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The pace and scope of my work has increased steadily over the past few weeks as I attempt to develop the velocity necessary to escape the gravitational pull of home and office and make my way to Temagami for the summer.  38 years of seasonal migration have done nothing to diminish the excitement of heading North.  Last weekend I helped a 10 year old neighbor coming to Langskib for the first time sort through his gear and make sure he had everything he needed. Experience has taught me that you generally need way less than you think but the things you need most you mustn’t forget. Raingear, fleece, wool socks, boots, knife, compass; those are still the must haves for me.  Packing with my young friend brought back memories of my own youth and increased my anticipation for the trip North.

As the departure date approaches I find it more and more difficult to focus on anything not directly related to heading North.  More and more frequently I find myself wandering away from my desk  to sharpen my axe, check the batteries in my headlamp or gaze at the map on my office wall and think about some of the new places I might visit this summer as well as the familiar ground I’ll cover. I’ve always wondered about the Belcher Islands.

Being well beyond school age, I don’t have to complete final exams but it still feels like that until time is up.  I get up from my desk and walk out, leaving the world of papers to be satisfied or not with what I have done. I am free.

The first few miles cover familiar ground, I drive North through the Champlain Valley and say good bye to the mountains which figure so prominently in my winter escapades. Lyon Mountain is last, and then it’s farmland down into the Saint Lawrence River Valley. I go through the Akwasasne Reserve which straddles the Saint Lawrence and the border of Canada and the USA.   After a short wait and a few questions I am welcomed back to the country of my birth, another milestone passed. By my reckoning I am now one third of the way to Temagami. I stop at Tim Horton’s to celebrate.

A couple more hours and I am making my way through Ottawa, the Nations Capital. Commuters in traffic gaze at my pick-up loaded with gear, towing a boat. They are spinning the wheel day after day while I am destined for adventure.  The congestion peaks and then starts to gradually diminish. Soon, the divided highway ends and the scenery improves. I pass familiar landmarks which bring back memories of events from years passed and friends who shared the adventures.

Deep River,  I spent a couple days sleeping in the firehouse here when I was 18. I reckon this to be two thirds of the way to Temagami. From the parking lot of Tim Horton’s a snowmobile trail provide an opportunity for my dog and I to stretch our legs and take in the smells of the boreal forest.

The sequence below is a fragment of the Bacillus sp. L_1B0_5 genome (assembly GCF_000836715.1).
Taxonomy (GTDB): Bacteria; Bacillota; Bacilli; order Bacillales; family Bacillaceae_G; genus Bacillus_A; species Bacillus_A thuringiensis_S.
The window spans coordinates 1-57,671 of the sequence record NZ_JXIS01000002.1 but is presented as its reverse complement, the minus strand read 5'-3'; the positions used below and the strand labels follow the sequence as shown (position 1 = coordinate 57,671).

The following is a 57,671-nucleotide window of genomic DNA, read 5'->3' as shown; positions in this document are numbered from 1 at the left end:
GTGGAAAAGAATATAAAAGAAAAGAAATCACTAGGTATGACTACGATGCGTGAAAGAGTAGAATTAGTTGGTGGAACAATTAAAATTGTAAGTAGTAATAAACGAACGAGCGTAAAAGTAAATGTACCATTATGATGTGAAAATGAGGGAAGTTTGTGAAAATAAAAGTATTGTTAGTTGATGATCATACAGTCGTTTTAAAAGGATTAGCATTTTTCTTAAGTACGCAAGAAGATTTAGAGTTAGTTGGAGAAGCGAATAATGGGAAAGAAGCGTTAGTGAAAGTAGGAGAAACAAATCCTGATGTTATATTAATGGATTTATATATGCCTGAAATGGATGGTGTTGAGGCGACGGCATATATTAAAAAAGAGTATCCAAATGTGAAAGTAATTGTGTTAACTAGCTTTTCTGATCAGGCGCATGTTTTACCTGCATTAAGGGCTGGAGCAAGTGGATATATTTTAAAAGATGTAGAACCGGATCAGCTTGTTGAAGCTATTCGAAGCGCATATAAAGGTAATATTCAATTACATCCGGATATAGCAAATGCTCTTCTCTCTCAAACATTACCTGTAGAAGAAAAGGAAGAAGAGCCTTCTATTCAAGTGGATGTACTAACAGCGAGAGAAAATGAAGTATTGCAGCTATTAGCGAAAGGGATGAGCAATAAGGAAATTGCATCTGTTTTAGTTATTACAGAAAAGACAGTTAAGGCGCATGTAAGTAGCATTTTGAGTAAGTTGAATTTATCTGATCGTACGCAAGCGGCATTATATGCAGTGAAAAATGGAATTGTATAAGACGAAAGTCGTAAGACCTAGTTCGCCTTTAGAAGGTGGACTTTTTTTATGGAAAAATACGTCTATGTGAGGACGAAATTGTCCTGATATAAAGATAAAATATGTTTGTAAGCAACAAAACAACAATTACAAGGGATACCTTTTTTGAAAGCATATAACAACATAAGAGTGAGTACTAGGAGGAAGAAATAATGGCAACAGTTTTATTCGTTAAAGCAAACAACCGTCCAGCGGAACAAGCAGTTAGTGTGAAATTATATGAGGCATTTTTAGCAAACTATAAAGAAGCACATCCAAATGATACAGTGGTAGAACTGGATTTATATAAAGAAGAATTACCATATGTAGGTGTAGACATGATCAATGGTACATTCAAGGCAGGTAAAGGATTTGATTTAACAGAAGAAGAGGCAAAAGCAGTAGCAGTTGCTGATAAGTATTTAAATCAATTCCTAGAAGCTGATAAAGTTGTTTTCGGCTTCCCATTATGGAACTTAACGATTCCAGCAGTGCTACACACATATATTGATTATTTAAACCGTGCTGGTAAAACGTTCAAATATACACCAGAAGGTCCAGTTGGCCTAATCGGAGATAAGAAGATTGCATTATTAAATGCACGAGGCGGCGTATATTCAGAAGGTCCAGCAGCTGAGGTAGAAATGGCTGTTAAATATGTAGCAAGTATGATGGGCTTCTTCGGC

The tiny community of Stonecliff is next. This is where we pick up our Dumoine river trips for the shuttle back to Temagami.  I spent 3 days here in the l980’s waiting for Phil Riddiford and his section to make their way down the river. I get fuel at Yates General Store even though we could make North Bay. I like to think I’m spending my money where it counts.

At Mattawa, I turn West for the final leg to North Bay. We parallel the Mattawa River but never see it. At Trout Lake La Vase Portages connect Trout Lake and Lake Nippissing. A crucial link between watersheds in days before roads when canoes where the only way to go. I imagine Voyageurs humping bundles of furs and birch bark canoes through parking lots and across the Trans Canada Highway.

Turning North on highway 11, we climb Thibeault Hill out of North Bay through a glorious Maple forest. Although road weary, like a horse who smells the barn, I am energized for this last leg as the forest goes back to spruce, pine and fir. We gain altitude and the landmarks are more frequent. Tilden Lake, Marten River, Hornet Lake and finally we round the bend and the clear blue waters of Temagami appear.

We load the boat and head up lake. The boat is alive, it moves through the water with a familiar, reassuring rhythm. It feels good. Some years, it is dark by the time I get to this last leg and a million stars light the way. Once, the Northern Lights put on an awesome display that took my breath away. I stop the boat in the middle of the lake and take in the quiet beauty. It feels like I never left.

Over the next few weeks old friends and new will arrive on the Island after their own journey and we’ll immerse ourselves in the work of preparing for the start of camp. There will be much sweat and laughter. I am so grateful for this land, these people and this work. We are truly blessed.